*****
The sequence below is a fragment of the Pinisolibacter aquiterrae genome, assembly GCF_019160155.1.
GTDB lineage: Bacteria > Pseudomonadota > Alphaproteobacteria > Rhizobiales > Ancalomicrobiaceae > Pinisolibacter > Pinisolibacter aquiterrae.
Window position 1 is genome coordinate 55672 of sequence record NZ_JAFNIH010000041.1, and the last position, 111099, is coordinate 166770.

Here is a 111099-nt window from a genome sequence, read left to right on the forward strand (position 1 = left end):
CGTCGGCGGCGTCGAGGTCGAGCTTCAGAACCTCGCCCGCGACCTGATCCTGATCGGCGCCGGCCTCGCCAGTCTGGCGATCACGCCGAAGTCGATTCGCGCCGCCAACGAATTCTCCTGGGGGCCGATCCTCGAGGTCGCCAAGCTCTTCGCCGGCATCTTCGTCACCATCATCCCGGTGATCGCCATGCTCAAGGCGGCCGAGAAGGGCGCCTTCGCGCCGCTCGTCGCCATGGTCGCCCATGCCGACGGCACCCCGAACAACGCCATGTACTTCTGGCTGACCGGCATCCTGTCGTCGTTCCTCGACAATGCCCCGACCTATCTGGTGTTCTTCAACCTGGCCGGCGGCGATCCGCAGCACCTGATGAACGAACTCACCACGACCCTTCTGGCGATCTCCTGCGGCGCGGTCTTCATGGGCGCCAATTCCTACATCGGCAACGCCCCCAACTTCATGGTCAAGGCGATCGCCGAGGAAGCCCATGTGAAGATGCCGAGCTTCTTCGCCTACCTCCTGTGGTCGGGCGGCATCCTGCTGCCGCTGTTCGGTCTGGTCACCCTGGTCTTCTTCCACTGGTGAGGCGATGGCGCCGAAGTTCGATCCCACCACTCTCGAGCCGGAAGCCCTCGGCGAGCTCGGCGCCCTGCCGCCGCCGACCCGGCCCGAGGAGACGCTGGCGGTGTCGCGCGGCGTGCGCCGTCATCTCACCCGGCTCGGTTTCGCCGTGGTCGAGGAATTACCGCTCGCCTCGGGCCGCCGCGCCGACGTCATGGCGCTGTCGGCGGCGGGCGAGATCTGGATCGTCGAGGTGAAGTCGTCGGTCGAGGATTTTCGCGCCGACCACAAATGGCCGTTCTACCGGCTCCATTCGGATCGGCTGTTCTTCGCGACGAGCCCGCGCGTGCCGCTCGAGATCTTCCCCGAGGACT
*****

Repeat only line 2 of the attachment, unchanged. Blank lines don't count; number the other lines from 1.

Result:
GTDB lineage: Bacteria > Pseudomonadota > Alphaproteobacteria > Rhizobiales > Ancalomicrobiaceae > Pinisolibacter > Pinisolibacter aquiterrae.